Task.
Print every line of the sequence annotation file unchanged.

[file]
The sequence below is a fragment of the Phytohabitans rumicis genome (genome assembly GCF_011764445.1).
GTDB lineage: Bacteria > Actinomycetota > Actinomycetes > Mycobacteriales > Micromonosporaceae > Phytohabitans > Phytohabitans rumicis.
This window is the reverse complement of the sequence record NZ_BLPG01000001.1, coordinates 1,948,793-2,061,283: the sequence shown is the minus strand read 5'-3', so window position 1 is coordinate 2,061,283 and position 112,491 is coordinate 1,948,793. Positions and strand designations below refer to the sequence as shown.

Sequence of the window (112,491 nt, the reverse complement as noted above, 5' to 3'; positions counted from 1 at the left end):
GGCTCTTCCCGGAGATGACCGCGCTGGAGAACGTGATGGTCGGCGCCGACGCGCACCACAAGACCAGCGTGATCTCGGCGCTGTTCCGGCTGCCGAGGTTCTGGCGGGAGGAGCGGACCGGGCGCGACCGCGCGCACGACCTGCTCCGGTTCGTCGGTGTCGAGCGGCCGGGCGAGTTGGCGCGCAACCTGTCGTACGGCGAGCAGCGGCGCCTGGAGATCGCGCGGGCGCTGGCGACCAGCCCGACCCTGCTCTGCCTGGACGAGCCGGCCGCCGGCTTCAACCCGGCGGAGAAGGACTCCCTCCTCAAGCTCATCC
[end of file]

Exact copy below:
The sequence below is a fragment of the Phytohabitans rumicis genome (genome assembly GCF_011764445.1).
GTDB lineage: Bacteria > Actinomycetota > Actinomycetes > Mycobacteriales > Micromonosporaceae > Phytohabitans > Phytohabitans rumicis.
This window is the reverse complement of the sequence record NZ_BLPG01000001.1, coordinates 1,948,793-2,061,283: the sequence shown is the minus strand read 5'-3', so window position 1 is coordinate 2,061,283 and position 112,491 is coordinate 1,948,793. Positions and strand designations below refer to the sequence as shown.

Sequence of the window (112,491 nt, the reverse complement as noted above, 5' to 3'; positions counted from 1 at the left end):
GGCTCTTCCCGGAGATGACCGCGCTGGAGAACGTGATGGTCGGCGCCGACGCGCACCACAAGACCAGCGTGATCTCGGCGCTGTTCCGGCTGCCGAGGTTCTGGCGGGAGGAGCGGACCGGGCGCGACCGCGCGCACGACCTGCTCCGGTTCGTCGGTGTCGAGCGGCCGGGCGAGTTGGCGCGCAACCTGTCGTACGGCGAGCAGCGGCGCCTGGAGATCGCGCGGGCGCTGGCGACCAGCCCGACCCTGCTCTGCCTGGACGAGCCGGCCGCCGGCTTCAACCCGGCGGAGAAGGACTCCCTCCTCAAGCTCATCC